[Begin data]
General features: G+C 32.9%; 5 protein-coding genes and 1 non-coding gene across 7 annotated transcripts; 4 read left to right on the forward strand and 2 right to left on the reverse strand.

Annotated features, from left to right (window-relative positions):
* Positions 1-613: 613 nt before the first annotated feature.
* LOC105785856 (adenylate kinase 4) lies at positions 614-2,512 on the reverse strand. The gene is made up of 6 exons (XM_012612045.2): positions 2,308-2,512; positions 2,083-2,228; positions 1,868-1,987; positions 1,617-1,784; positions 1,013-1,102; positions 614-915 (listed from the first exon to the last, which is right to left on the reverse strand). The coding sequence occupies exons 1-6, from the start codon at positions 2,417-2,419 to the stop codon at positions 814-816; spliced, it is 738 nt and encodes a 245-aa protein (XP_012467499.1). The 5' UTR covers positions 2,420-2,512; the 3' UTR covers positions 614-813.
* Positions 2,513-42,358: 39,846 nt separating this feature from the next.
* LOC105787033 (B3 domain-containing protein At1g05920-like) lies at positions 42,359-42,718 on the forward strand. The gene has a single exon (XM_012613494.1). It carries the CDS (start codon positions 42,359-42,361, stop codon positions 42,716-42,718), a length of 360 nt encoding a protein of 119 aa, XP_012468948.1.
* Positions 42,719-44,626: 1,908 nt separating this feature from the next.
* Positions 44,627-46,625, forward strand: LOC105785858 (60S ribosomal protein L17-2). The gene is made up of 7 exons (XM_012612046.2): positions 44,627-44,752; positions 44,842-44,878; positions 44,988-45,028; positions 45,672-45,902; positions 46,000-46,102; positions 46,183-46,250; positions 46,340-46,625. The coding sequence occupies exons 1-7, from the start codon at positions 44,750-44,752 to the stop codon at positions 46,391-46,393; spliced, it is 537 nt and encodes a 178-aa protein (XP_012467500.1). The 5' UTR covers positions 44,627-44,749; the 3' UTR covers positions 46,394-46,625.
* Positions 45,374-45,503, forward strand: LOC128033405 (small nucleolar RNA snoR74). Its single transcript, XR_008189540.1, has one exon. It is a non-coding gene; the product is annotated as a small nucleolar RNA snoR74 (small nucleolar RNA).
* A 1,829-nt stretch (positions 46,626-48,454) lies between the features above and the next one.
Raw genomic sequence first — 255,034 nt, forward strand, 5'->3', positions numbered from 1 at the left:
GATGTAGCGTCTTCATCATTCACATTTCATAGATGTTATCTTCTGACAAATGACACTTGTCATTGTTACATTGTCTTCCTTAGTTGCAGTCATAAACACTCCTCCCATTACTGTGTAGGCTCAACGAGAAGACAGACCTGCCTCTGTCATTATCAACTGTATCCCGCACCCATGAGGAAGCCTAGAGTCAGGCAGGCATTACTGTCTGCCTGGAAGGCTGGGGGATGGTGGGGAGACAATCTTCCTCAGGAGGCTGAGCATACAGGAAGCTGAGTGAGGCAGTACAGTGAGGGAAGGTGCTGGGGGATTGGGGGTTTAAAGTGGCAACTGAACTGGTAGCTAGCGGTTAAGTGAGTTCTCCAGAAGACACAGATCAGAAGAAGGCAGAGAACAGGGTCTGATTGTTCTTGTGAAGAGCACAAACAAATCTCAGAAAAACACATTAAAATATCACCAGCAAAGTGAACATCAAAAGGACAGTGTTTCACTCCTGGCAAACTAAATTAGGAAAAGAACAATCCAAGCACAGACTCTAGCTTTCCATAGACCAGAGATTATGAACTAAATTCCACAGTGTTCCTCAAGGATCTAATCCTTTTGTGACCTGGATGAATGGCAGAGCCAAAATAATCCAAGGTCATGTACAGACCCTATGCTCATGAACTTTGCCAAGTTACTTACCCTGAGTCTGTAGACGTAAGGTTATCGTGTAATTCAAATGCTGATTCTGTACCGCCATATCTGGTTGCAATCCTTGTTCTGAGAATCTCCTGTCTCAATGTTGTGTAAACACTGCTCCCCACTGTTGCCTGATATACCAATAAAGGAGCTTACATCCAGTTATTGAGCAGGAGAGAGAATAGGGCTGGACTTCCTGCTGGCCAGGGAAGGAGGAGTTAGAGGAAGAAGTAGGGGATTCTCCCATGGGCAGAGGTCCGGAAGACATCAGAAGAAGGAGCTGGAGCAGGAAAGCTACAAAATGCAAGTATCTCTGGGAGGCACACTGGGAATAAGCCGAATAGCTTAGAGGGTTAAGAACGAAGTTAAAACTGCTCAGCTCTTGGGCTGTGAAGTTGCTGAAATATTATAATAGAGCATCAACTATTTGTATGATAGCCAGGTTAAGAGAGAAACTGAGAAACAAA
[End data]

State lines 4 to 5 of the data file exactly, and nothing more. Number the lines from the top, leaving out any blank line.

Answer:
* LOC105785856 (adenylate kinase 4) lies at positions 614-2,512 on the reverse strand. The gene is made up of 6 exons (XM_012612045.2): positions 2,308-2,512; positions 2,083-2,228; positions 1,868-1,987; positions 1,617-1,784; positions 1,013-1,102; positions 614-915 (listed from the first exon to the last, which is right to left on the reverse strand). The coding sequence occupies exons 1-6, from the start codon at positions 2,417-2,419 to the stop codon at positions 814-816; spliced, it is 738 nt and encodes a 245-aa protein (XP_012467499.1). The 5' UTR covers positions 2,420-2,512; the 3' UTR covers positions 614-813.
* Positions 2,513-42,358: 39,846 nt separating this feature from the next.